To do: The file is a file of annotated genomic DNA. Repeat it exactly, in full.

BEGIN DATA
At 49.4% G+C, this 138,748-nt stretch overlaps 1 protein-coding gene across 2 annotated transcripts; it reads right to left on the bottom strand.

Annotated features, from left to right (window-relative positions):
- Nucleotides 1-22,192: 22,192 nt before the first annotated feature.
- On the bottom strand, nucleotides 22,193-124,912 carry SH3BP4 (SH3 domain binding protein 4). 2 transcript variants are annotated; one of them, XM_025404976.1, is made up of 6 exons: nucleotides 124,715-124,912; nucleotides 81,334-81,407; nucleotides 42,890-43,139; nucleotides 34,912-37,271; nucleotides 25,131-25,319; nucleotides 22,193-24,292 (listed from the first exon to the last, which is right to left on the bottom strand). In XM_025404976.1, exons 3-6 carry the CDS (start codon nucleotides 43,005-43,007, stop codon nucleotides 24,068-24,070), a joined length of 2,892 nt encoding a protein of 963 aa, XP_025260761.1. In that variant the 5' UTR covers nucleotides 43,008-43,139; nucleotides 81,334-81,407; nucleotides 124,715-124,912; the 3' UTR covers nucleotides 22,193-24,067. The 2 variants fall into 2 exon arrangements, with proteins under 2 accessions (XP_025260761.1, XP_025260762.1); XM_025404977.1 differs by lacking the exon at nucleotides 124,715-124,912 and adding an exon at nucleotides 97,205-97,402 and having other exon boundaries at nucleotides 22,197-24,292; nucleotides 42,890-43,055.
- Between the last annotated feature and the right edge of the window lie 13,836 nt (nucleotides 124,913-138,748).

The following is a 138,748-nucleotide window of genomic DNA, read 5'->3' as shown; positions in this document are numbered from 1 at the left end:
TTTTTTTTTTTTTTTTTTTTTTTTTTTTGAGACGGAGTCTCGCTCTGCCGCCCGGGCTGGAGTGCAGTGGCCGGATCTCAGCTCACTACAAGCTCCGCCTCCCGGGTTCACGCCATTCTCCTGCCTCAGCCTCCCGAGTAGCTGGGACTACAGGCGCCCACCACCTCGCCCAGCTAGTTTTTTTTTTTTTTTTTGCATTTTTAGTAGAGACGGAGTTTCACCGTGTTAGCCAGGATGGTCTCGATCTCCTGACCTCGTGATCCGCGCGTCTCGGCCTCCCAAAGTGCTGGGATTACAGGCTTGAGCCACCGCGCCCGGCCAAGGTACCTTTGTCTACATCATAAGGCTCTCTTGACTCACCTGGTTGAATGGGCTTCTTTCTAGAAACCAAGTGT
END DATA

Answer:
At 49.4% G+C, this 138,748-nt stretch overlaps 1 protein-coding gene across 2 annotated transcripts; it reads right to left on the bottom strand.

Annotated features, from left to right (window-relative positions):
- Nucleotides 1-22,192: 22,192 nt before the first annotated feature.
- On the bottom strand, nucleotides 22,193-124,912 carry SH3BP4 (SH3 domain binding protein 4). 2 transcript variants are annotated; one of them, XM_025404976.1, is made up of 6 exons: nucleotides 124,715-124,912; nucleotides 81,334-81,407; nucleotides 42,890-43,139; nucleotides 34,912-37,271; nucleotides 25,131-25,319; nucleotides 22,193-24,292 (listed from the first exon to the last, which is right to left on the bottom strand). In XM_025404976.1, exons 3-6 carry the CDS (start codon nucleotides 43,005-43,007, stop codon nucleotides 24,068-24,070), a joined length of 2,892 nt encoding a protein of 963 aa, XP_025260761.1. In that variant the 5' UTR covers nucleotides 43,008-43,139; nucleotides 81,334-81,407; nucleotides 124,715-124,912; the 3' UTR covers nucleotides 22,193-24,067. The 2 variants fall into 2 exon arrangements, with proteins under 2 accessions (XP_025260761.1, XP_025260762.1); XM_025404977.1 differs by lacking the exon at nucleotides 124,715-124,912 and adding an exon at nucleotides 97,205-97,402 and having other exon boundaries at nucleotides 22,197-24,292; nucleotides 42,890-43,055.
- Between the last annotated feature and the right edge of the window lie 13,836 nt (nucleotides 124,913-138,748).

The following is a 138,748-nucleotide window of genomic DNA, read 5'->3' as shown; positions in this document are numbered from 1 at the left end:
TTTTTTTTTTTTTTTTTTTTTTTTTTTTGAGACGGAGTCTCGCTCTGCCGCCCGGGCTGGAGTGCAGTGGCCGGATCTCAGCTCACTACAAGCTCCGCCTCCCGGGTTCACGCCATTCTCCTGCCTCAGCCTCCCGAGTAGCTGGGACTACAGGCGCCCACCACCTCGCCCAGCTAGTTTTTTTTTTTTTTTTTGCATTTTTAGTAGAGACGGAGTTTCACCGTGTTAGCCAGGATGGTCTCGATCTCCTGACCTCGTGATCCGCGCGTCTCGGCCTCCCAAAGTGCTGGGATTACAGGCTTGAGCCACCGCGCCCGGCCAAGGTACCTTTGTCTACATCATAAGGCTCTCTTGACTCACCTGGTTGAATGGGCTTCTTTCTAGAAACCAAGTGT